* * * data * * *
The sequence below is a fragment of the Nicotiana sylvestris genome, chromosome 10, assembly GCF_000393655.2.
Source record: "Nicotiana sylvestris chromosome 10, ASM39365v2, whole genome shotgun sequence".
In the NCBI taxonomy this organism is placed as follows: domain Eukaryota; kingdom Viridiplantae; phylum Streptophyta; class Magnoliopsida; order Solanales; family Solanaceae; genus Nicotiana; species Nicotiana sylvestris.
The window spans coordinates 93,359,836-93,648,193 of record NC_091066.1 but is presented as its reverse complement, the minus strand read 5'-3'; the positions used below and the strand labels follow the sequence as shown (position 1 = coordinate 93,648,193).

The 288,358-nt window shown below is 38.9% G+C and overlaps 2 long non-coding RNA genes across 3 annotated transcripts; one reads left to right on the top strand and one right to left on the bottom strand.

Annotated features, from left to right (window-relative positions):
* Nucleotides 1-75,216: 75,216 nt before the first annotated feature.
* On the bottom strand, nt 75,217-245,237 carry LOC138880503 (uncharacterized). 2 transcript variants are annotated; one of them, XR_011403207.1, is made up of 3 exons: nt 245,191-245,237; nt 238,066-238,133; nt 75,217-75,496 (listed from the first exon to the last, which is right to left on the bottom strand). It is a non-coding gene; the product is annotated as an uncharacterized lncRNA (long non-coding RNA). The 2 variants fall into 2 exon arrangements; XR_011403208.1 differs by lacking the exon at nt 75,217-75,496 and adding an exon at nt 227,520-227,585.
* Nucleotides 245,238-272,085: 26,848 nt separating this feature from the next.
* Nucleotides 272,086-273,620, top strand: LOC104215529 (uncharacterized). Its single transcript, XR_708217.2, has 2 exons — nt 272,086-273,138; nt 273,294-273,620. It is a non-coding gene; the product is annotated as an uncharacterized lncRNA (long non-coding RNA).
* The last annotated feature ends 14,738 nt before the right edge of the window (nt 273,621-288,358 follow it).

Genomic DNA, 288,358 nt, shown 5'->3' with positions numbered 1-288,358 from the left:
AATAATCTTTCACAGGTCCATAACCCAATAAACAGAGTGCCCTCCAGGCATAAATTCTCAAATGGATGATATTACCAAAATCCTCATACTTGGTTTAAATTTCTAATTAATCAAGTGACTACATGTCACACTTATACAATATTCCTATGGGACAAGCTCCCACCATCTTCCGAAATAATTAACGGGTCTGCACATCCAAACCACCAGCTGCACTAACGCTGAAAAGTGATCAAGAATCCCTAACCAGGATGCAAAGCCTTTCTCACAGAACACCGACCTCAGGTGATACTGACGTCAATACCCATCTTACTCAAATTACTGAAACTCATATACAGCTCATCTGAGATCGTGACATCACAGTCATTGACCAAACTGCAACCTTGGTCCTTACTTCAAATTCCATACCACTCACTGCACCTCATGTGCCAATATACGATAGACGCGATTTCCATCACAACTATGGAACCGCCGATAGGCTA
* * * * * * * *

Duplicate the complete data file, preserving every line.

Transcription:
The sequence below is a fragment of the Nicotiana sylvestris genome, chromosome 10, assembly GCF_000393655.2.
Source record: "Nicotiana sylvestris chromosome 10, ASM39365v2, whole genome shotgun sequence".
In the NCBI taxonomy this organism is placed as follows: domain Eukaryota; kingdom Viridiplantae; phylum Streptophyta; class Magnoliopsida; order Solanales; family Solanaceae; genus Nicotiana; species Nicotiana sylvestris.
The window spans coordinates 93,359,836-93,648,193 of record NC_091066.1 but is presented as its reverse complement, the minus strand read 5'-3'; the positions used below and the strand labels follow the sequence as shown (position 1 = coordinate 93,648,193).

The 288,358-nt window shown below is 38.9% G+C and overlaps 2 long non-coding RNA genes across 3 annotated transcripts; one reads left to right on the top strand and one right to left on the bottom strand.

Annotated features, from left to right (window-relative positions):
* Nucleotides 1-75,216: 75,216 nt before the first annotated feature.
* On the bottom strand, nt 75,217-245,237 carry LOC138880503 (uncharacterized). 2 transcript variants are annotated; one of them, XR_011403207.1, is made up of 3 exons: nt 245,191-245,237; nt 238,066-238,133; nt 75,217-75,496 (listed from the first exon to the last, which is right to left on the bottom strand). It is a non-coding gene; the product is annotated as an uncharacterized lncRNA (long non-coding RNA). The 2 variants fall into 2 exon arrangements; XR_011403208.1 differs by lacking the exon at nt 75,217-75,496 and adding an exon at nt 227,520-227,585.
* Nucleotides 245,238-272,085: 26,848 nt separating this feature from the next.
* Nucleotides 272,086-273,620, top strand: LOC104215529 (uncharacterized). Its single transcript, XR_708217.2, has 2 exons — nt 272,086-273,138; nt 273,294-273,620. It is a non-coding gene; the product is annotated as an uncharacterized lncRNA (long non-coding RNA).
* The last annotated feature ends 14,738 nt before the right edge of the window (nt 273,621-288,358 follow it).

Genomic DNA, 288,358 nt, shown 5'->3' with positions numbered 1-288,358 from the left:
AATAATCTTTCACAGGTCCATAACCCAATAAACAGAGTGCCCTCCAGGCATAAATTCTCAAATGGATGATATTACCAAAATCCTCATACTTGGTTTAAATTTCTAATTAATCAAGTGACTACATGTCACACTTATACAATATTCCTATGGGACAAGCTCCCACCATCTTCCGAAATAATTAACGGGTCTGCACATCCAAACCACCAGCTGCACTAACGCTGAAAAGTGATCAAGAATCCCTAACCAGGATGCAAAGCCTTTCTCACAGAACACCGACCTCAGGTGATACTGACGTCAATACCCATCTTACTCAAATTACTGAAACTCATATACAGCTCATCTGAGATCGTGACATCACAGTCATTGACCAAACTGCAACCTTGGTCCTTACTTCAAATTCCATACCACTCACTGCACCTCATGTGCCAATATACGATAGACGCGATTTCCATCACAACTATGGAACCGCCGATAGGCTA